by Bruce Burnham from New Limerick, ME
Mar 30, 13
Years ago I was a U. S. Border Inspector at the Houlton, Maine crossing – opposite Woodstock, New Brunswick. One of the old time Canadian officers had the habit of walking down to our side to fill an old rum bottle at our water fountain. He claimed our well water tasted better. He was full of stories of his time working for Canada Customs, including many tales of prohibition days in the USA.
One day we were discussing documents used to prove citizenship when he relayed the following story. It took place, he said, in the 1930s or 1940s in the days before drug and alien smuggling when the night shift was generally staffed by one man valiantly trying to keep awake for the eight hours of darkness. Some of us were successful.
He told me about one morning around 3am - an old man stopped at the Woodstock port of entry seeking admission to Canada. He was scruffy and unshaven, driving a muddy old Model A Ford bearing New Brunswick license plates. He claimed to be vacationing at a camp on the Miramachi River. He said he had borrowed the car from the camp owner to drive to Houlton, Maine, on business the day before. My friend was naturally suspicious considering the gentleman's appearance and his Canadian plates. To make matters worse, this old man claimed to have forgotten his wallet at the camp. He had no identification whatsoever.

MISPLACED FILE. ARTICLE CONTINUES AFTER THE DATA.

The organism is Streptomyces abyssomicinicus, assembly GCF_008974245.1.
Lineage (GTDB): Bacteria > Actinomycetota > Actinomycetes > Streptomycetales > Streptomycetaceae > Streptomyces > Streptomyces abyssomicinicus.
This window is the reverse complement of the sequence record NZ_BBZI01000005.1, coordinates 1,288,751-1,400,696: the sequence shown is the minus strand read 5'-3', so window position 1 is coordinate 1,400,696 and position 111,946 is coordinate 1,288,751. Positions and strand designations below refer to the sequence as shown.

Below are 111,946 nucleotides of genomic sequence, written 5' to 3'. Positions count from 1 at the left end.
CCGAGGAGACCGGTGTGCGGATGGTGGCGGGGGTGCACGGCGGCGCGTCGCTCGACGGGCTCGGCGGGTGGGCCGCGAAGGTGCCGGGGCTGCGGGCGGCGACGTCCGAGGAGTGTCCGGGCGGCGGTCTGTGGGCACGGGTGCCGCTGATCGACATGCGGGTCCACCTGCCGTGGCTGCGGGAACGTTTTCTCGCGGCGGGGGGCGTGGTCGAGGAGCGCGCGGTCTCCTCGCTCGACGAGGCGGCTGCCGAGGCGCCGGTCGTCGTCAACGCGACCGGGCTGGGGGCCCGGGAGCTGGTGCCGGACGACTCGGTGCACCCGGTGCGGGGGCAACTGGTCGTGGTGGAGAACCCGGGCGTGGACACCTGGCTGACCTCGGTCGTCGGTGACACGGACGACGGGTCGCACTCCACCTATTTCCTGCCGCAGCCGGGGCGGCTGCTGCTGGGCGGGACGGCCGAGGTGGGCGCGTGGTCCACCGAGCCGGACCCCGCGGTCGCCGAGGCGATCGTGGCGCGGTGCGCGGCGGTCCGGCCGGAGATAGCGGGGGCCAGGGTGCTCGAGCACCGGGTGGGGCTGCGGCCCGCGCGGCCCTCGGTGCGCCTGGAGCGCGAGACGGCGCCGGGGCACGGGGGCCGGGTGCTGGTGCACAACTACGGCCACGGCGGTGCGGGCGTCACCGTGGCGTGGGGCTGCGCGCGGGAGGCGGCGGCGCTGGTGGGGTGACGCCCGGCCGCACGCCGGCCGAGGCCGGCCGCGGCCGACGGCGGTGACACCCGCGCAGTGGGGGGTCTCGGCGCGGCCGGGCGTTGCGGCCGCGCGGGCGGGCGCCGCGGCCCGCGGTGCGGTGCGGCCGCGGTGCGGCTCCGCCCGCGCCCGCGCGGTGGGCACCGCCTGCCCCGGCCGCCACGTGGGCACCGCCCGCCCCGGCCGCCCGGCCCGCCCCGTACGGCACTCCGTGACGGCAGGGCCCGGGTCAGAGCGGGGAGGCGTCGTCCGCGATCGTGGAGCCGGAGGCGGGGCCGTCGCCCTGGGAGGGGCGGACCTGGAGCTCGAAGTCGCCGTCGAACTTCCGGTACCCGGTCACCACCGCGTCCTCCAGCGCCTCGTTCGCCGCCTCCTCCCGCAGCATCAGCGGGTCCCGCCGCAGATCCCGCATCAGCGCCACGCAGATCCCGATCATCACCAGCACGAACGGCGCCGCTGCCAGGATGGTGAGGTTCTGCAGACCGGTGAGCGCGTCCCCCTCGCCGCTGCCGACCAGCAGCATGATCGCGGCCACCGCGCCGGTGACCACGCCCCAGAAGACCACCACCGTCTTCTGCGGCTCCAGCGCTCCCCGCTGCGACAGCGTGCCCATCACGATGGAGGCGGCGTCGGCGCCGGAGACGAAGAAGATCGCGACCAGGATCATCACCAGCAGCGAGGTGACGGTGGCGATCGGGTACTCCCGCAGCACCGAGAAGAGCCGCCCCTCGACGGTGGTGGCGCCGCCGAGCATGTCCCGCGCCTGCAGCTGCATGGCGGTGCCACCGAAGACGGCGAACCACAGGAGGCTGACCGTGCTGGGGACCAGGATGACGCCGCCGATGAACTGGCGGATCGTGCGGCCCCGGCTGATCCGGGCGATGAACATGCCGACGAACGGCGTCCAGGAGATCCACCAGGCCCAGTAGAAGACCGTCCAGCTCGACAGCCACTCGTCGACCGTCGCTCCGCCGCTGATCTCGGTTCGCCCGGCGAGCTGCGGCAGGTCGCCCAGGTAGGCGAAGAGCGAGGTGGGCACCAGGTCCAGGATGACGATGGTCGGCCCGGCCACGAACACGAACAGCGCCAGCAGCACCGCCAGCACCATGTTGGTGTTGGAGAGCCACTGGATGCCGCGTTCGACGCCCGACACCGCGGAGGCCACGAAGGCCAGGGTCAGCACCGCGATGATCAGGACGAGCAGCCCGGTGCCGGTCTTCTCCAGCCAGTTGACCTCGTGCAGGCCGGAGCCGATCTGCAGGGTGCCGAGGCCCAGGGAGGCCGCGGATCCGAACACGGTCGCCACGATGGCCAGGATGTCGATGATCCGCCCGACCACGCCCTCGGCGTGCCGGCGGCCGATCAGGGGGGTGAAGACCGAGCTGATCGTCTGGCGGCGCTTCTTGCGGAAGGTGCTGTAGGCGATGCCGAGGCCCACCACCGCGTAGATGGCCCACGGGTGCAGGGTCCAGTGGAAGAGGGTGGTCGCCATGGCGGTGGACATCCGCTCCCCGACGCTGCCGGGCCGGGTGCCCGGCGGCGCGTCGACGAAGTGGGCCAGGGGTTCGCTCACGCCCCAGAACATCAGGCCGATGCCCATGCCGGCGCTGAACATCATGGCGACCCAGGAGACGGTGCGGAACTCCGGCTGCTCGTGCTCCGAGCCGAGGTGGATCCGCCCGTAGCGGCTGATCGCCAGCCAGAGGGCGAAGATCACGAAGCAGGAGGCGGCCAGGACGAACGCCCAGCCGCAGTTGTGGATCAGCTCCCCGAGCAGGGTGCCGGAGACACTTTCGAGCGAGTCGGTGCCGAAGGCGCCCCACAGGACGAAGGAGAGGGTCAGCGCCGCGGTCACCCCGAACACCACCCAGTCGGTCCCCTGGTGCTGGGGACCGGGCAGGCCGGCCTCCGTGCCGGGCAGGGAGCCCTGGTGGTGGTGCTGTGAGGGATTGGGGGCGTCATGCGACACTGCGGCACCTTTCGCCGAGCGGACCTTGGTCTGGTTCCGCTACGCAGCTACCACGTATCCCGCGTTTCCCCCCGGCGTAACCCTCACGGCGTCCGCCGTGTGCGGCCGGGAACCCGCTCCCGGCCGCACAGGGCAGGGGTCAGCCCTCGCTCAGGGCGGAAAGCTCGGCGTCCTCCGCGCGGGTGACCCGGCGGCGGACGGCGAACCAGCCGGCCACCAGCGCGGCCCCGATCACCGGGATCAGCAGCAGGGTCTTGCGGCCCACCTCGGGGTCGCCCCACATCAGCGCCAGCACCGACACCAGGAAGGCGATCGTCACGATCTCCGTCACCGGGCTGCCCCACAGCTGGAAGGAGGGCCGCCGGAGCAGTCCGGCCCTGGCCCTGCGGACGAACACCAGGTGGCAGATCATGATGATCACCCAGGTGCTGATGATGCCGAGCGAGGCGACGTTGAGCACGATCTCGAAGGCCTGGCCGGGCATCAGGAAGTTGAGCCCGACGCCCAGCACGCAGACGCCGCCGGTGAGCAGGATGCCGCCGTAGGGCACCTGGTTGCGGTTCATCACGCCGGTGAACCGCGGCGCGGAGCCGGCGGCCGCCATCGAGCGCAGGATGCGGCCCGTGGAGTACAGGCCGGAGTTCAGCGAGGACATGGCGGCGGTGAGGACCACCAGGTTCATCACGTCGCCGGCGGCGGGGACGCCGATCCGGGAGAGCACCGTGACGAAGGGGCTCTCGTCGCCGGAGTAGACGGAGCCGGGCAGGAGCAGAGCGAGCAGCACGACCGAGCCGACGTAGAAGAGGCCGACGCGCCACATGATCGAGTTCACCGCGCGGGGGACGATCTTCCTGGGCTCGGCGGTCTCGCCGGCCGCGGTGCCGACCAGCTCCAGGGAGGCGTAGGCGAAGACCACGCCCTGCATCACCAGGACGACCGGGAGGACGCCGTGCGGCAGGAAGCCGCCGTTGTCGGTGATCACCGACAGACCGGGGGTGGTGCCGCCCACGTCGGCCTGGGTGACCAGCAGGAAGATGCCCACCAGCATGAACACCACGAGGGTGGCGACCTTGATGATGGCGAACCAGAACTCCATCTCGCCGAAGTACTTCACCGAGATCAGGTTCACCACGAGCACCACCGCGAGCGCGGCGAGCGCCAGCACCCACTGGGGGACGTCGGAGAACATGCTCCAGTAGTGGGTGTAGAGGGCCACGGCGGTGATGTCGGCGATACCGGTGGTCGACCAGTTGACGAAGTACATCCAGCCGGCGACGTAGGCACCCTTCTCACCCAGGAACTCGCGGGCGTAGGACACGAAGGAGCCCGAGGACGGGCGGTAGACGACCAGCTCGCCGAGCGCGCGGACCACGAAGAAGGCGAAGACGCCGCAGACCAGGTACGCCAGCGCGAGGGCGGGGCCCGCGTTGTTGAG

The officer told the man he could not enter the country. The old man then asked if the Customs Inspector had an American dollar bill. The Customs Inspector admitted to having one but that he wouldn’t provide it to him.
But the old guy didn’t want the bill. Instead he asked for paper and pencil and signed his name.
He gave it to the inspector and asked him to compare his signature with the one on the dollar bill. It was a perfect match. The old coot was the Treasurer of the United States. The inspector waved him through and he continued on to the salmon camp on the river.
They remained friends for many years.